July 28, 2011

Bernard Clayton's Hearty White Bread, Less Hearty

I thought I had wheat germ in my freezer, but it must have been tossed in my biannual freezer clean up.  So I guess it's just a little less hearty than it should be. Oh, well.

July 25, 2011

Sourdough Starter - Day Four of the White Starter

Sourdough Starter - Day Four of the White Starter
7/25/2011 3:38pm

I didn't post Day Three of the new whole wheat flour/pineapple juice starter, it was just more feeding. TODAY was the big day!

July 24, 2011

Making Your Sourdough More Sour

Making Your Sourdough More Sour

My sourdough bread is sour, but not tangy enough in my opinion. My family, who doesn't like sourdough, thinks it's fine but I want more!

In an online search, I found this fantastic post by "JMonkey" on how to make your sourdough starter more sour. As it is the best explanation I have found so far, including explanations of starter hydrations, I am copying it here. All the credit for text and photos goes to  "JMonkey" over at "The Fresh Loaf". I urge you to check out the original post as there are comments posted below that are also very informative!

I have posted the information on my "Troubleshooting Bread Dough" page.

July 23, 2011

Sourdough Starter - Day Two Of New Seed Culture

Sourdough Starter - Day Two Of New Seed Culture
7/23/2011 2:47pm

I've been reading a lot more about sourdough starters (see, I called it a "culture"! Ha! Nothing gets by me. :)) and they way they work.

July 22, 2011

Starting A New Sourdough Starter

Starting A New Sourdough Starter

George is doing wonderfully sitting in my fridge, percolating happily away on his flour and water. I want, though, to have a white starter to use in my bread baking.

I took out from my freezer some of the rye starter I had made, hoping to turn it into a white starter. Maybe I'm too impatient but all I got after two feedings was some liquid on top of the batter and no activity at all.

So I'm going to start Peter Reinhart's sourdough culture using pineapple juice.

I have it in a copy of his Whole Grain Breads, but I found a better explanation of how to start the starter as whole wheat and turn it into a white starter over at "The Fresh Loaf".

I am cutting and pasting the post by "SourdoLady" here so I can reference it later, all credit to her and Peter Reinhart.

July 21, 2011

River Cottage Sourdough - My First Sourdough

I'm the first one to admit I should have waited a few more days to use the sourdough starter I created last week, but it looked so good, and seemed really active with a nice apple-y vinegar smell that I just couldn't wait.

I should have waited.

Sourdough Starter - Day 6: I Couldn't Wait.

Sourdough Starter - Day 6: I Couldn't Wait.
7/21/2011 3:50pm

Well, despite George being underage, I couldn't wait to make bread with him. He'll probably be better in a few weeks, but he smelled too good and was very active. Unfortunately, he wasn't active enough at the time to give my loaves a good "spring". As the loaves are still baking I can't vouch for the taste, but they smell delicious.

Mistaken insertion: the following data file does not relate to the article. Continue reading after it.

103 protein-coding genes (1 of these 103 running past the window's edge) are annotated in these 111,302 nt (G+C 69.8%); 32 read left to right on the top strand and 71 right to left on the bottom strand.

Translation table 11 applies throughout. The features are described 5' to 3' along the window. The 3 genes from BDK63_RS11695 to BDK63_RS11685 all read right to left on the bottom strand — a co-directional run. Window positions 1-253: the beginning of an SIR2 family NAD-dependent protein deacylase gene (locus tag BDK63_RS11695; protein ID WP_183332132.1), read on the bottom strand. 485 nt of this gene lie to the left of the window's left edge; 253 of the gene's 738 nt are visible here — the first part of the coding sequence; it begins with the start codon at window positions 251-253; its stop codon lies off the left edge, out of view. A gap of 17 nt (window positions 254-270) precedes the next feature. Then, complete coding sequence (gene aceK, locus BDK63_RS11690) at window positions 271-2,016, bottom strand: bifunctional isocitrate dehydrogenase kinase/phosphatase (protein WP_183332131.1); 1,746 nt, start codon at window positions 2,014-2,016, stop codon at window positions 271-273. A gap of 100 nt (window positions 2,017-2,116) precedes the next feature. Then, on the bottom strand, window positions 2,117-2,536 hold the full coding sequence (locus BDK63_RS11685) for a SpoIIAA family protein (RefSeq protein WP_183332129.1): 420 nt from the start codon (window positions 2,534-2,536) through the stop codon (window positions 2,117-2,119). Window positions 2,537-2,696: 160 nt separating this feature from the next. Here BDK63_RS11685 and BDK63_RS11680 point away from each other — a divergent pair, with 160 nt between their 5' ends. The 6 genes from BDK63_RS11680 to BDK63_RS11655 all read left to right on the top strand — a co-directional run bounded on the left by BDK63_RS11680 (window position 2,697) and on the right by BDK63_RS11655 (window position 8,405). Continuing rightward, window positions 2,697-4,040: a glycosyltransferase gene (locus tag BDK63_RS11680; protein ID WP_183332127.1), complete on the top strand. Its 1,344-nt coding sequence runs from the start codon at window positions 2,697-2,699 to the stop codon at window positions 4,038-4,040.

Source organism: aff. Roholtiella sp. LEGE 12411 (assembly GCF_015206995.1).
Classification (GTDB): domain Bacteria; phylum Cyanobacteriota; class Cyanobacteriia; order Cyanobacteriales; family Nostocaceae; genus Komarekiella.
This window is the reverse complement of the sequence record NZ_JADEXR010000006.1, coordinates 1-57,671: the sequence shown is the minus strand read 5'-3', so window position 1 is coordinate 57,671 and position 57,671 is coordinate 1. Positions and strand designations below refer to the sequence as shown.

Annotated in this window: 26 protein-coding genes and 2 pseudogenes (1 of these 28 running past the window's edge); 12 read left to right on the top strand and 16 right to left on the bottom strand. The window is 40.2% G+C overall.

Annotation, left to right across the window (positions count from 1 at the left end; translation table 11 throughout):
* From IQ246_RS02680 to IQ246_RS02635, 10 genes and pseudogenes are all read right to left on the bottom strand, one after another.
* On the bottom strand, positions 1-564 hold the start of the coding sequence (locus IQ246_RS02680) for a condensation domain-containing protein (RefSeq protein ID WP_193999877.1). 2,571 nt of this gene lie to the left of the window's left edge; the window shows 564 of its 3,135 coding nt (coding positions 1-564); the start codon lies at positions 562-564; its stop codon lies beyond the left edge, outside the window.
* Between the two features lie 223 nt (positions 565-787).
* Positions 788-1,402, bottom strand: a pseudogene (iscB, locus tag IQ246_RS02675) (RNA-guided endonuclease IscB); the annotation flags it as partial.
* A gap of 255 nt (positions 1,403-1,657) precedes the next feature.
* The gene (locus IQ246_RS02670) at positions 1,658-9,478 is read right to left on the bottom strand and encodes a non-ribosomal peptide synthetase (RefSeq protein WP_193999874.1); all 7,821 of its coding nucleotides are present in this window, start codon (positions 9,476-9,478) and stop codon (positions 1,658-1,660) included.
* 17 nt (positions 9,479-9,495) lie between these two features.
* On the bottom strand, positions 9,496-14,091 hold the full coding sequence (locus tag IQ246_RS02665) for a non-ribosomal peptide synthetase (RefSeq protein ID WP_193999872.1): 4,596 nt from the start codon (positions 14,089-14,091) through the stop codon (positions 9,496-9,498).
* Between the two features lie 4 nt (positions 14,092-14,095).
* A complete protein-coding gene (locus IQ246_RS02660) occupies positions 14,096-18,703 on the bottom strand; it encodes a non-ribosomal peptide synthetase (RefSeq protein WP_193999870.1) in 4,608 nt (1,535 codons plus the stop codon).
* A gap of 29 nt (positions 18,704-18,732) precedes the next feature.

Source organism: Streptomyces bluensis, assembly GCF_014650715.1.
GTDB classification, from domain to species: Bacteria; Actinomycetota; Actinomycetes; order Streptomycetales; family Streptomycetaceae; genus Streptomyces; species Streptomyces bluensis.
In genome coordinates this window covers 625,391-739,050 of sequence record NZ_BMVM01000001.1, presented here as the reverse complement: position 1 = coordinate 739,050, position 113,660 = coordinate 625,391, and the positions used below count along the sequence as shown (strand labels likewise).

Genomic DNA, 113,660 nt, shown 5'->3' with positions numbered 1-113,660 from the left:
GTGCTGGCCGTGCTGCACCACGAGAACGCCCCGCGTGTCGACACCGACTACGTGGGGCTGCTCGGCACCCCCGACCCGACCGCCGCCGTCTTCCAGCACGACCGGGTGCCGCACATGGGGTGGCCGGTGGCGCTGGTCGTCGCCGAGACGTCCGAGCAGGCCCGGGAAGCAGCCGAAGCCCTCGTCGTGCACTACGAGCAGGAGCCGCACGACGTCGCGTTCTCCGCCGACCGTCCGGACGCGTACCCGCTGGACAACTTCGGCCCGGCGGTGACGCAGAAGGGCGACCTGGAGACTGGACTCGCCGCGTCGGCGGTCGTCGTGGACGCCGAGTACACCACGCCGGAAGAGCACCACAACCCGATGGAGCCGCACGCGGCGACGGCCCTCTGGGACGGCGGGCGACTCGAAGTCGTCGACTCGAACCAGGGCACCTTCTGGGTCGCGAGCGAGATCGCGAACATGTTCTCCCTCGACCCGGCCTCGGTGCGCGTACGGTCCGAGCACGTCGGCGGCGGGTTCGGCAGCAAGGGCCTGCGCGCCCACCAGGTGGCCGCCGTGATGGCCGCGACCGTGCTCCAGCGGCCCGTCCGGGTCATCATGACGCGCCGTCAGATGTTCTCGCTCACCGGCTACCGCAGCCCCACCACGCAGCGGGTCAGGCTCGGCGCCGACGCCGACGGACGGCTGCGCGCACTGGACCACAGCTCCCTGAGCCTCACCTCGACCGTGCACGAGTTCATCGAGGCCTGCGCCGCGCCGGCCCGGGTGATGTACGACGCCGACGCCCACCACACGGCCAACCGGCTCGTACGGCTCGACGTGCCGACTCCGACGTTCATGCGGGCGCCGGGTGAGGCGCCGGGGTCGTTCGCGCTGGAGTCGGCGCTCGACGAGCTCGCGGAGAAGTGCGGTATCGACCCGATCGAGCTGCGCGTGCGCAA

After removing the required starter last night to make the sponge for the bread, I fed the starter 1 cup dark rye and 1 cup water, then stuck him in the fridge. He's got a little bit of life showing, but I want to slow him down as I cannot bake with him every day.

As I want to get a white starter working, I took some of Georges frozen remains out to defrost to turn into a white flour sourdough starter. Named it "Lucy".

Sourdough page.

July 20, 2011

Tassajara Whole Wheat Oatmeal Bread

"George" is still too young to make bread with, it seems starters need to be more than a week old to have any effect and flavour. So I went with good old Tassajara for yesterday's loaf.

Sourdough Starter - Day 5: Who's A Lovely Starter? Who?

Sourdough Starter - Day 5: Who's A Lovely Starter? Who?
7/20/2011 8:30am

This morning, George was all frothy and lovely on top, a pleasant slightly sour aroma emanating from his container. My husband, however, refused to sniff him! He had also risen quite a bit, so it looks like he should be ready to use in about 4 days.

At 8am, I removed 1 cup of  batter, froze it for future use - I'd like to get a white flour starter going form the discarded bits of rye starter. Fed him with 1 cup dark rye flour and 1 cup cold water.

At this point I'm not sure if I should feed him twice a day or just the one time. The River Cottage Bread Handbook doesn't mention more than one daily feeding, but Jeffery Hamalman in Bread does mention to feed twice as does Susan over at "Wild Yeast" in her fabulous sourdough tutorial.

I'll feed him once a day for now and watch the activity. If it slows down then I'll feed him twice a day.

He should be ripe enough to use on Day 9, barring anything terrible I do to him between now and then.

George's personal blog page.

July 19, 2011

Sourdough Starter - Day 4: Divide, Freeze and Feed

Sourdough Starter - Day 4:  Divide, Freeze and Feed

7/19/2011 9:30am

This morning George had a nice applely vinegar smell with no trace of the stinkiness that I had at the beginning, but the sheer volume of him was overwhelming- 5 cups of sourdough culture!

So I beat him for a minute, got out a clean food storage container and poured 3 cups of him into it. I covered it, labelled it and put the container into a freezer bag, sticking it into the very bottom of my chest deep freezer in the basement. Realizing that I still had 2 cups to care for, I took a smaller container out of my cupboard and did the same thing. I love those Ziploc Twist 'n Loc containers, they work beautifully for this kind of thing.

I fed the remainder 1 cup of cold bottled water and 1 cup of rye flour. Hopefully I haven't hurt my starter by removing so much and replacing with so little, but I don't think it would be long term damage.